Janet Napolitano has flubbed her first major event as Secretary of Homeland Security. First, she incorrectly claims that the bomber thwarted on Christmas Day was not on any of the screening lists. Someone manages to correct her, and then today she claims this is a "failure" of the US security system.
She still gets it wrong. The bomber boarded a plane in Nigeria and changed planes in Amsterdam. How are new - and more extreme - physical screening measures in the US going to reduce the risk of a poorly-screened passenger from overseas?
No matter how carefully we screen Grandma when she gets on the flight in Duluth, it's not going to catch a poorly-screened bomber in Lagos.
Matt Blaze has posted a blog entry following a visit to the Titan Missile Museum that's just south of Tucson, Arizona. It's a well written summary of the place.
Blaze talks a bit about Titan, PALs, and the "butterfly switch;" mechanisms intended to prevent an unauthorized launch. The Titan system didn't have PALs. The butterfly switch, also known as the "Coded Switch System" (CSS), authorizes the launch. PALs were first required on overseas nukes starting in 1962. Titans were never overseas, and the system was already under construction in the continental US by the time the PAL idea arose.
Here are some more observations on using RAID on the Mac OS X, particularly in terms of off-site storage, terminology, and upgrading. Here is a photo of my former off-site hard drive:
It's been sitting in an office desk drawer for a couple of months, and the time came to cycle it back into the RAID set. But when I tried to spin it up, I was greeted by a disappointing rattle, and the drive didn't come on-line. The drive, a WD 7500 AAKS, was 14 months old when it died. In the photo above, I've removed the case cover in preparation for an autopsy.
David Himmelstein of Cambridge Hospital and Harvard Med School (with co-authors) recently published a paper on the effect of computerization of hospitals.
The results, as Computerworld put it: Computers don't save hospitals money.
This makes sense, especially when you look at the study. They focused on data collected reported by individual hospitals nationwide between 2003 and 2007. Computerization, especially at the clinical level, is incredibly disruptive. Thus, the efficiencies aren't likely to arise soon.
I've been looking at the evolution of electronic funds transfer (EFT) and payment systems recently. My research uncovered a gem: about two years ago, David Stearns completed a dissertation that looks at the early evolution of the Visa card (originally "Bank Americard") in the context of other evolving electronic payment systems. Stearns' work is both readable and filled with interesting information.
What I find most fascinating is that the card systems followed the same security trajectory as cell phones. The first cards, like the early analog cell phones, were vulnerable to fraud. In fact, the cards were absurdly vulnerable to fraud.
However, the promoters believed that the long term benefits of electronic cash were worth the risks. They also assumed without evidence that they could fix the fraud problems eventually.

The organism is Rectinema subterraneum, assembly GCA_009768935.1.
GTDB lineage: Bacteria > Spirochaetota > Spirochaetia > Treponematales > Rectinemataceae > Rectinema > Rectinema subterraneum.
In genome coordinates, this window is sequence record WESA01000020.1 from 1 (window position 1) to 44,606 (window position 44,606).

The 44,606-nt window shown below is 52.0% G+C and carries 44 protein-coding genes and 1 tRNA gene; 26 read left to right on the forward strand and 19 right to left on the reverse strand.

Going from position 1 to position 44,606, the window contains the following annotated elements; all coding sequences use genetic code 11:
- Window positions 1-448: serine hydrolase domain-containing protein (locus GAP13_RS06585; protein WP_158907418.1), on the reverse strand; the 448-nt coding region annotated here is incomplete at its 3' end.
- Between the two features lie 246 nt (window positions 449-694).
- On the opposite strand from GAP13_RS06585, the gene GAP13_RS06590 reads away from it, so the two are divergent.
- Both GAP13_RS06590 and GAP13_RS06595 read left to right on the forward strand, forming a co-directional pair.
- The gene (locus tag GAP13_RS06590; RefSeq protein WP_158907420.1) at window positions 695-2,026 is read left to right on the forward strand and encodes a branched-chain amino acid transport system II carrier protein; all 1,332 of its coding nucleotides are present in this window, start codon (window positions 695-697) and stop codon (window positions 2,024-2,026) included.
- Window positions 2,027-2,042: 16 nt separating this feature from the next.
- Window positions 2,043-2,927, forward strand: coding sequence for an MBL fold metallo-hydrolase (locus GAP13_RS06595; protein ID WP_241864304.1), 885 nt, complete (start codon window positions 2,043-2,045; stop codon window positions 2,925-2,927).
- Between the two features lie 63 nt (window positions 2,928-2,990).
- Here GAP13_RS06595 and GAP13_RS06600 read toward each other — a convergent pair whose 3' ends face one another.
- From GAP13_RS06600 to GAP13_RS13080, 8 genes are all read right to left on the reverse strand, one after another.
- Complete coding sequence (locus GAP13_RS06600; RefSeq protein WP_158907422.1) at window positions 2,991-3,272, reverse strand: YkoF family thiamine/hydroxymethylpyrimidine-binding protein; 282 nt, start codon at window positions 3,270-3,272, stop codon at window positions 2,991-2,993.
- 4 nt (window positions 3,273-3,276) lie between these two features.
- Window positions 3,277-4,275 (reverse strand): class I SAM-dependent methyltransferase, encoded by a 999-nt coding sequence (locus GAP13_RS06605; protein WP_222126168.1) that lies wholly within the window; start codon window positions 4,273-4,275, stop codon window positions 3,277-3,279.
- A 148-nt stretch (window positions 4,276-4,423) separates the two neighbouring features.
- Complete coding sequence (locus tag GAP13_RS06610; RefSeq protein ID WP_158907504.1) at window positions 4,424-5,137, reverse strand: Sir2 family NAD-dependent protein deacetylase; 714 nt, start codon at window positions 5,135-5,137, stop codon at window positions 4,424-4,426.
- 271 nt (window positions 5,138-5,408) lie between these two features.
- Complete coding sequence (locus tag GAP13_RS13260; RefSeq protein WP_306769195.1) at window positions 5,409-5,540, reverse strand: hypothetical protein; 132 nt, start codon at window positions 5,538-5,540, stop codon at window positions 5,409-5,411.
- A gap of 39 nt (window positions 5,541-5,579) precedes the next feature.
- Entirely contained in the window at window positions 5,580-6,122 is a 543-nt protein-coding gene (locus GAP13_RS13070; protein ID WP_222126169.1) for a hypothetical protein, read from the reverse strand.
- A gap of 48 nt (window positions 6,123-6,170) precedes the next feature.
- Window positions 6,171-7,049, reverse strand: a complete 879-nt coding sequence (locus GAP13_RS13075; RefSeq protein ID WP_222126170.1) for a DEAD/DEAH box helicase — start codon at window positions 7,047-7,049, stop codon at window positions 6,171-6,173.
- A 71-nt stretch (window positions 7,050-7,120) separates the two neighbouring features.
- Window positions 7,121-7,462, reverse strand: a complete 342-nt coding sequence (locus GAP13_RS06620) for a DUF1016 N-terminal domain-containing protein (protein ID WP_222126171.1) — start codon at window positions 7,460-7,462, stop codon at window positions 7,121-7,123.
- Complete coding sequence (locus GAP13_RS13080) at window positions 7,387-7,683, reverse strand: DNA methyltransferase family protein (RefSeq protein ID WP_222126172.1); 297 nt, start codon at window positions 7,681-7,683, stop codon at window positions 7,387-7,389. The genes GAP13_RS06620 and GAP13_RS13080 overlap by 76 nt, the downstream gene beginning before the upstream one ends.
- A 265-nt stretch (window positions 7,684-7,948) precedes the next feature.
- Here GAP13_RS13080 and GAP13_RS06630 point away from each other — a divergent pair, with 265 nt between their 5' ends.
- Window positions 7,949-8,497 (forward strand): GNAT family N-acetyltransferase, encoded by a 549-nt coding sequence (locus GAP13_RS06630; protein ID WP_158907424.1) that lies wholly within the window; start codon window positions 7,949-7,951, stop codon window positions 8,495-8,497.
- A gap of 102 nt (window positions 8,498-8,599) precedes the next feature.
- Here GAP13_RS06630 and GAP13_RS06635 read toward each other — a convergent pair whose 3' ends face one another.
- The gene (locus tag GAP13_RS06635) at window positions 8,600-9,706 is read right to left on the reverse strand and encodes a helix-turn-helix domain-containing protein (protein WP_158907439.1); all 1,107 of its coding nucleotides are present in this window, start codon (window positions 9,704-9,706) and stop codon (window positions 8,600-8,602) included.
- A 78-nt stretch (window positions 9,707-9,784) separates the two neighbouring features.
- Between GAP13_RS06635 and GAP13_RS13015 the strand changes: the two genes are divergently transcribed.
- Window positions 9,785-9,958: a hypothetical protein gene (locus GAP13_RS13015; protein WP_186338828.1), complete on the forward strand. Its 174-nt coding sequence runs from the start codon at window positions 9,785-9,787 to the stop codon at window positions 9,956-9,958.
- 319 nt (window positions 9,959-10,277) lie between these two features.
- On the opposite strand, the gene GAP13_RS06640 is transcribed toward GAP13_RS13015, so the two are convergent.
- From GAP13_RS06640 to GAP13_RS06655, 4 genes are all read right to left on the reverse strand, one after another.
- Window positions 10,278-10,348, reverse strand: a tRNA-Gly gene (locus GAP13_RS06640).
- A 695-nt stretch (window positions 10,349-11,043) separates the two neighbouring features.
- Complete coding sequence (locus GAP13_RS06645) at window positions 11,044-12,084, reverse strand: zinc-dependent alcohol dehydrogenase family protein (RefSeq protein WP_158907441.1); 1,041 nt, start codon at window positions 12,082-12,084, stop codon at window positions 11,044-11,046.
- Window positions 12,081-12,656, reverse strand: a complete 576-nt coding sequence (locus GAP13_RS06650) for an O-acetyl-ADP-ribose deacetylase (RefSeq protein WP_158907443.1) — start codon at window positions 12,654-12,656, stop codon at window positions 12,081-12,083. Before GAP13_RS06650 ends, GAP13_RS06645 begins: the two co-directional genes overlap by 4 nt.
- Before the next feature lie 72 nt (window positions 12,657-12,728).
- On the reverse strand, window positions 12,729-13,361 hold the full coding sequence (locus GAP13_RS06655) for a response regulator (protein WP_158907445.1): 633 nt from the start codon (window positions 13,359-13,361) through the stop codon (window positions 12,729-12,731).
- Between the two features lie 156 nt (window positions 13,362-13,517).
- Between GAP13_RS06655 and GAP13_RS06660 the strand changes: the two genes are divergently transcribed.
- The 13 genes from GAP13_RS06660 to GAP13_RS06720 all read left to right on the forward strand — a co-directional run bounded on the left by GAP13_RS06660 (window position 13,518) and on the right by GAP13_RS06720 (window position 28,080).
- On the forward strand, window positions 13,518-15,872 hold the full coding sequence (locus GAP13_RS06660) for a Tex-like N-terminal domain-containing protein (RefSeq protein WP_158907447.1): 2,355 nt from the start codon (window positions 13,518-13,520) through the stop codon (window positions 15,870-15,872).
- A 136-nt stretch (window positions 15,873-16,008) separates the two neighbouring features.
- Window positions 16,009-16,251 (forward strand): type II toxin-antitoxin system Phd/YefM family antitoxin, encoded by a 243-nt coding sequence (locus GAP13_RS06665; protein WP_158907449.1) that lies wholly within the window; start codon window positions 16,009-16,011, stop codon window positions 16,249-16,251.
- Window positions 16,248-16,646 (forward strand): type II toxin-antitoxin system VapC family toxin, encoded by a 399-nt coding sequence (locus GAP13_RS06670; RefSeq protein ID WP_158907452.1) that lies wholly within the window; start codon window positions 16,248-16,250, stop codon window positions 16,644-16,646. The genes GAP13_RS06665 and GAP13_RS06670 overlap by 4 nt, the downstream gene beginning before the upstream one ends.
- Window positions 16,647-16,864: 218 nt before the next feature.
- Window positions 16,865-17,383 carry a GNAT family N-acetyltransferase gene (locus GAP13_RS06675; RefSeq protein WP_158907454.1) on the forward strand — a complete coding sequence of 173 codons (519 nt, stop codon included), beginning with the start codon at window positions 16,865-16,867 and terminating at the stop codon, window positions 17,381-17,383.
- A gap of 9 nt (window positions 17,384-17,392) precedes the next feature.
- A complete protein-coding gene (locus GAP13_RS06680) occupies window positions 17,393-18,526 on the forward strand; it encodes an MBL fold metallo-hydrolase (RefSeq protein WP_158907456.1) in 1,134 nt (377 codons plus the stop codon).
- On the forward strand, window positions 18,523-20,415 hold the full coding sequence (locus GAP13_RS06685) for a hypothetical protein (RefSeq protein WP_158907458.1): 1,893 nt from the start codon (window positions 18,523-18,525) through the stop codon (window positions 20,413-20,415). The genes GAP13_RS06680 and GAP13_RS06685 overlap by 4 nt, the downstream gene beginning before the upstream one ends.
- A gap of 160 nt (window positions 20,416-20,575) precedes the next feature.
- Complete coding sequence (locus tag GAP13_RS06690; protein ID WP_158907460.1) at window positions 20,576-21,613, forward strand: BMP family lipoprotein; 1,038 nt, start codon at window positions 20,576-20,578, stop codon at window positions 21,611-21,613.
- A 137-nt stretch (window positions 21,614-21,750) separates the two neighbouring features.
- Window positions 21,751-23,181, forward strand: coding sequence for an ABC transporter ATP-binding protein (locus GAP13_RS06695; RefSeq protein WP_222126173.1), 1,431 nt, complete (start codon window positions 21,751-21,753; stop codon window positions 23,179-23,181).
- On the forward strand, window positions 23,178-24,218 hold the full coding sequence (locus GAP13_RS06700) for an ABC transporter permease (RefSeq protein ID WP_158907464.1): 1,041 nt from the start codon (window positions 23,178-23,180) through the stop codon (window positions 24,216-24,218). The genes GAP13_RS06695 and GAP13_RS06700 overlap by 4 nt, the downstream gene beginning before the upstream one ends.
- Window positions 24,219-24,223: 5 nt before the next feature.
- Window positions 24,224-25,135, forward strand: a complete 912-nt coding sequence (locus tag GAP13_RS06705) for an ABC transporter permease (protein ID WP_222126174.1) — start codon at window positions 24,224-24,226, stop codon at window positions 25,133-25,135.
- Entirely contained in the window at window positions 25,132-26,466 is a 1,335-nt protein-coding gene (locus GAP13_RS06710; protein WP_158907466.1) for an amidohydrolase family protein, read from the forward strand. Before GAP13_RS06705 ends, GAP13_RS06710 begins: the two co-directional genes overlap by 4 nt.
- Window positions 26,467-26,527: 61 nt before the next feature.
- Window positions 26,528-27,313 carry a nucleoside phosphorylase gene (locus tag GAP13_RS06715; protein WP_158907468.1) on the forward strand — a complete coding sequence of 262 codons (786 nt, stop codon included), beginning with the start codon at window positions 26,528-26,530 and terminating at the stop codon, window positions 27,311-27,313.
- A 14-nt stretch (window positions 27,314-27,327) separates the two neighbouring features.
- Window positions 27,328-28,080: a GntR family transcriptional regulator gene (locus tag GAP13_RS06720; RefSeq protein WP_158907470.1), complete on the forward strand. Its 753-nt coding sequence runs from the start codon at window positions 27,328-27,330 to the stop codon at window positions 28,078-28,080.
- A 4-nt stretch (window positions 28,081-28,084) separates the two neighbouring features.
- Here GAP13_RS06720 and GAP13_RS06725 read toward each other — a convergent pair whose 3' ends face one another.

Here's a recent posting on "how the web makes money," focusing on the on-line gaming community.
The bottom line: successful game sites rely too much on questionable vendors. Game players like to acquire game currency to improve their experience, especially as new players. They can often either buy game money or they can "earn" it by clicking allegedly "free" links. These sometimes give them game currency for free, but too-often involve scams.
While this Cryptosmith site pays for itself through consulting leads, I've always been interested in more direct methods (described here). I think it's fair to collect a commission if I directly encourage someone to buy something, and I gave them the link to buy it. The jury is still out on whether this is worth the effort of constructing the links. I'm also curious as to whether this opens me up to various forms of fraud.
When I do provide links with commissions, I limit myself to links that I might use myself. I hope that that provides adequate quality control for my visitors.
If it's public information on paper, is the electronic version also a public record?
As a techie, I tend to think so. The electronic version carries more information, is easier to work with, and is sometimes easier to authenticate.
The city of Phoenix, AZ, recently argued the opposite in court, and ultimately lost. Someone was suing the city and demanded some public records. The city provided paper copies, some of which appeared to be backdated. The plaintiff demanded the electronic copies so he could examine the metadata. The city refused, saying that the metadata was not public record. Two courts agreed, but the Arizona Supreme Court disagreed. So a court is on record saying that, if the document is a public record, the electronic form is also a public record.
Apparently someone in the UK has proposed a sort of "three strikes" law - if your household is accused by a copyright holder of illegal downloading multiple times, then the holder can demand removal of the househ0ld's Internet connection.
Cory Doctorow, the author, wrote a polemic about how this reflects on the big media firms it tries to help.
He notes how copyright owners now use "takedown notices" as an extrajudicial form of censorship.
I've always been a fan of graphic presentations. More people understand graphs and diagrams than understand equations. While this is a bad thing in some ways, it remains a fact. So it's always great to see a graphical representation of a really difficult set of concepts.
Jeff Moser Fisher has posted A Stick Figure Guide to the Advanced Encryption Standard (AES). He has wisely structured it in layers.